Volvo Trucks has unveiled Vera, an autonomous, fully electric vehicle that could integrate into more complex logistics systems. Designed by Volvo Trucks' design studio in Gothenburg, Vera is focused on customers' need for a constant and repetitive transportation flow between A and B, rather than on the vehicle itself. A major inspiration for this holistic approach was the ecosystem, and the aim was to create a constant process throughout both day and night, thereby increasing productivity.
"An important value for us when we created Vera was simplicity. This is a transport solution made by people for people. Even if Vera does not have a driver, it will interact with people in its environment, and was developed to facilitate more effective logistics systems. So one can say that the person we've designed it for is actually all of society," explained Ismail Ovacik, Chief Designer Exterior at Volvo Trucks. "We wanted to create something that would set the standard for cab-less vehicles."
The design team looked far and wide for inspiration, including a lot of futuristic films, such as Oblivion, and carefully inspected items connected to automation and electrification. "Even though there isn't a direct connection with any other object, part of being a designer is to gather as many impressions for inspiration as possible," added Ovacik. "We've looked at a lot of hi-tech products like phones, tablets and speakers, and they inspired us in how they integrated the technology. A lot of graphics were actually inspired by the circuit boards. You can find a lot of connection with the warmth of the colors we've chosen in everyday products that people use, like furniture."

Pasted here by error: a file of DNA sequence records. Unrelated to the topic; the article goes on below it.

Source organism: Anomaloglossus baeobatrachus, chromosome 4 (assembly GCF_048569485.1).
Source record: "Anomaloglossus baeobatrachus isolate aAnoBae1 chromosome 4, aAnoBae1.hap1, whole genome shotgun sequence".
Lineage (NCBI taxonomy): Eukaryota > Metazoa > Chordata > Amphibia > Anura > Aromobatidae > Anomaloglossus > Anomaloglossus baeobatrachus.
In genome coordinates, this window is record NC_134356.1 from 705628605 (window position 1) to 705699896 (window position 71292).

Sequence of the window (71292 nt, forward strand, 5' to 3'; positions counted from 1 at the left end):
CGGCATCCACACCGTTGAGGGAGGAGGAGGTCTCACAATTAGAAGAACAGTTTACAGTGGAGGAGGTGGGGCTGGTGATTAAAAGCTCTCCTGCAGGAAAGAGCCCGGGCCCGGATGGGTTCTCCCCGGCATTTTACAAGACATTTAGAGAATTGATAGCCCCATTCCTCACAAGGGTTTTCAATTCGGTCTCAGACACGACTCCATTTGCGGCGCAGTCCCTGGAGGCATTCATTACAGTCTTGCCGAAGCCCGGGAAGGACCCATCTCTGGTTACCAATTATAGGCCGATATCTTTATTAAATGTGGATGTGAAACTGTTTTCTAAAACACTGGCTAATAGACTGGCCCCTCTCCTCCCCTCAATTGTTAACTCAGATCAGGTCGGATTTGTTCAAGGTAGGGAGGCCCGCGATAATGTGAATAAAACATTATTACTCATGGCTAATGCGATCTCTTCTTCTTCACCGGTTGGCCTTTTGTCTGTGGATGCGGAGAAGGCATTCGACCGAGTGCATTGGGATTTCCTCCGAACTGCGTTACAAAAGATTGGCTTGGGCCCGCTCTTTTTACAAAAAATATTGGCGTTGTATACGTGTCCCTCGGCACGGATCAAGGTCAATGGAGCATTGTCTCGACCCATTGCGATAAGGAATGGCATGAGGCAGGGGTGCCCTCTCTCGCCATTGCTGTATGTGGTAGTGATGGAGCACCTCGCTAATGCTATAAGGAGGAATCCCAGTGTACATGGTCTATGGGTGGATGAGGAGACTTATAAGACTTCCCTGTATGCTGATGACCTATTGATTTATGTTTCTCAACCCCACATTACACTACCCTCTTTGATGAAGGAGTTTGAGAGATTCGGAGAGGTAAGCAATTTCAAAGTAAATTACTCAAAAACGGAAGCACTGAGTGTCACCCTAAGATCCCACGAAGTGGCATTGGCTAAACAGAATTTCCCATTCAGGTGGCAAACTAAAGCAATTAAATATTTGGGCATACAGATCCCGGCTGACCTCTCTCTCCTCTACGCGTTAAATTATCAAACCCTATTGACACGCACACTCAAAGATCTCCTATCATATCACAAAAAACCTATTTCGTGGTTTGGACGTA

Although Ismail and his colleagues worked without any frames of reference, there were a few things they needed to consider, such as legal requirements and technical components that had to be integrated into the design. One of their challenges was that all the technology took up so much space, and that everything from the batteries to the small and large components, wiring and other technologies needed to be hidden inside the shell. Getting the right proportions was something he discussed a lot with his team. Later on, many discussions were also about which design elements to highlight.
"When I look back it is clear that many of our earlier sketches were very sporty compared to the end result," Ovacik said. "It was important for us to find the right balance, so that Vera looked like a transport vehicle rather than a formula one racing car, a lawnmower, a robotic vacuum cleaner or a remote-controlled car in an amusement park. Altogether we did several hundred sketches, both on paper and on computer, before we got all the details the way we wanted them.
"In my eyes, Vera has an honest, clean and functional design that gives an expression of trust and reliability. I feel that we successfully gave it a personality and human expression while bringing out its technical and futuristic elements. The purpose of Vera is to visualise our system for automated transportation, and I feel we have been successful with our assignment."
Photos: Courtesy of Volvo Trucks